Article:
Frances O’Connor’s Emily movie is a haunting, loosely adapted chronicle that’ll fascinate anyone, especially devotees of period dramas. And here’s a rather unpopular opinion, coming from someone who was an English Literature major in both grad school and undergrad, but I’m not the biggest fan of the Brontë sisters. If I’m going gothic, sign me up for Austen’s Northanger Abbey. Still, I respect Wuthering Heights, and ultimately, I could’ve appreciated it more if I had been able to care about Heathcliff more. That’s neither here nor there because Emily movie made me care in a way most documentaries I’ve watched haven’t done so. It’s also a testament to ensuring that the writer’s legacy remains at the heart of the film through every beat, allowing viewers to understand the workings of her mind in a more familiar manner.
And so much has to do with the bewitching life Sex Education’s Emma Mackey breathes into the titular character. We could spend far too much time solely exploring Mackey’s performances because, ultimately, as sharp and as exquisite as the screenplay is, it’s how Mackey understands the historical figure that makes the story riveting. While the film isn’t too close to the historical truth, it’s a beautiful story about complexities, misunderstandings, and the trials of falling in and out of love, followed by the places that creative people venture to. It’s also a testament to the figurative imprisonments women faced before we were deemed more than potential brides.
Further, Emily movie finds much of its footing through the brilliant chemistry within its cast, even when stones are cast and animosity lingers heavily in the air. Historical accuracy doesn’t matter a single bit to me personally when two people have the kind of astounding chemistry that Mackey and Oliver Jackson-Cohen as William Weightman do. The film’s exploration of their romance and the sort of rivals to forbidden lovers works gorgeously to give us glimpses into Emily’s head, making the writing process of Wuthering Heights that much more enticing now. It might not be their story, but it’s one worth investing in, losing ourselves in the chaos that unravels, breaking through rugged edges, and allowing the characters to drive the story forward through their intimacies.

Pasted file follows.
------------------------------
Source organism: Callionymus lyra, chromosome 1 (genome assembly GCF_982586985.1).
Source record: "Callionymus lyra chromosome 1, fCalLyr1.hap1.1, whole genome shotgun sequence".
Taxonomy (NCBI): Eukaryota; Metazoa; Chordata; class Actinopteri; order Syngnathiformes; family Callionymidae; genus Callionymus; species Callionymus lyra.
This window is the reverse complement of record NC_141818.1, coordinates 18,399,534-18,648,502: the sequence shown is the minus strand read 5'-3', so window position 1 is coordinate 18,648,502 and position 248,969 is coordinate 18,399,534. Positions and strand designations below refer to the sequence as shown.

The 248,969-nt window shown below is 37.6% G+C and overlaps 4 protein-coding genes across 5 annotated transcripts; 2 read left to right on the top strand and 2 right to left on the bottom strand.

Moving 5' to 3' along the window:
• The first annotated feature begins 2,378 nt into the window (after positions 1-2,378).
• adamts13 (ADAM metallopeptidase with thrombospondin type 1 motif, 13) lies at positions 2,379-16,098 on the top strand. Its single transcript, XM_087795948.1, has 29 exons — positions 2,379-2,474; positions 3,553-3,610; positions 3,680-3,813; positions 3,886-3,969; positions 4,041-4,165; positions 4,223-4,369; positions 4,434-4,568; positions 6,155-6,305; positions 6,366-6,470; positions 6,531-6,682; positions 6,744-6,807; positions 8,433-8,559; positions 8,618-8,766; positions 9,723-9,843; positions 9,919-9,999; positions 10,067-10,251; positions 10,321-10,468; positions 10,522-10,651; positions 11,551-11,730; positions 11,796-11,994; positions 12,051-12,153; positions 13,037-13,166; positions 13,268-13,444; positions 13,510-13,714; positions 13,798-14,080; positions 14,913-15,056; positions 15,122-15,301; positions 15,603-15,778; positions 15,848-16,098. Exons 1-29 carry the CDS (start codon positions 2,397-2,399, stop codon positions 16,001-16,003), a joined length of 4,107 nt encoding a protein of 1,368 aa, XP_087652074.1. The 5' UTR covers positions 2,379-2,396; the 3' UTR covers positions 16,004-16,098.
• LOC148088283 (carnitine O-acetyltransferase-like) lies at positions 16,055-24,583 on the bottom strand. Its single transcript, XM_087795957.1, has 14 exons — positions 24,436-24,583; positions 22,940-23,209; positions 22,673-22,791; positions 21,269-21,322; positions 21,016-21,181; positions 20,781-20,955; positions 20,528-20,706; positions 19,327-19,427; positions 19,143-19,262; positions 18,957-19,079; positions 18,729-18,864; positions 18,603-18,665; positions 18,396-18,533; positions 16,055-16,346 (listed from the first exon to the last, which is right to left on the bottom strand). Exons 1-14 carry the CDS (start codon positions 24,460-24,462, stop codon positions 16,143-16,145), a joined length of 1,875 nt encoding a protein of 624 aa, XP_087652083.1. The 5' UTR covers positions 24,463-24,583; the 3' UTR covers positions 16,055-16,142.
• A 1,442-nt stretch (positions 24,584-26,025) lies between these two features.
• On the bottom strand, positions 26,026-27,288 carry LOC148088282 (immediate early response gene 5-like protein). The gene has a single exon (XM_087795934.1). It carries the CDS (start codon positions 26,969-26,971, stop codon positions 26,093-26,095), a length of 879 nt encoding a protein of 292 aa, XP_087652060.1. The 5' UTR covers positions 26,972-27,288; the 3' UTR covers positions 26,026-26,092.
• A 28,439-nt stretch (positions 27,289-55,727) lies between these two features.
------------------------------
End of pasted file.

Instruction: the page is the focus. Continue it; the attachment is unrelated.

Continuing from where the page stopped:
The film isn’t a love story in the traditional sense, but it’s a love story that matters because it uses the sensibilities to reiterate how a person creatively goes from point A to B. Where does the writing process begin, how do they find themselves at the core of it all, and who’s the chaos ultimately for? Emily Brontë didn’t get to see what a sensation Wuthering Heights became or how many people find comfort in it today. I might not be one of them, but I certainly understand and see why it deserves the reception it still has. And so much of that is brought to life in the film as a transcendent exploration of raw, human experiences.
The appetites for escape that we see between Emily and her brother, Branwell (Fionn Whitehead), are entirely justifiable. The moors come to life through Frances O’Connor’s visionary exploration of the darkness that grows from within and how the need for a getaway outside of one’s own head becomes a crux at a time when we aren’t having avid discussions about mental health. There’s also much that can be said about how Emily movie brings Charlotte Brontë to life through Alexandra Dowling’s performance and the moments we get between the sisters throughout. It is, after all, a story that starts and ends with them.
While the film might not be perfect, it’s difficult to come out of it not appreciating the Brontë sisters a little more. Emily, especially as the film shows the trajectory of her life through complexities that are easy to understand more in this day and age. It’s a thoughtful movie crowded with quiet confessions in a room full of people, the perils of intimacy, the heartbreaks that stay and linger, and the many difficulties women face, especially when misunderstood. O’Connor understands the genre brilliantly, and it shows through every frame in Emily movie. Plus, coupled with Abel Korzeniowski’s astounding original score, there’s something deeply transportive about the story unfolding in front of us on screen and on the page for the character.
Freedom in thought—that’s what the writer’s arc is about, and that’s where the narrative takes us evocatively. Whether historically accurate or not, this is how biopics should be—effective and transcendent in every way.
Emily movie is now streaming in select theaters.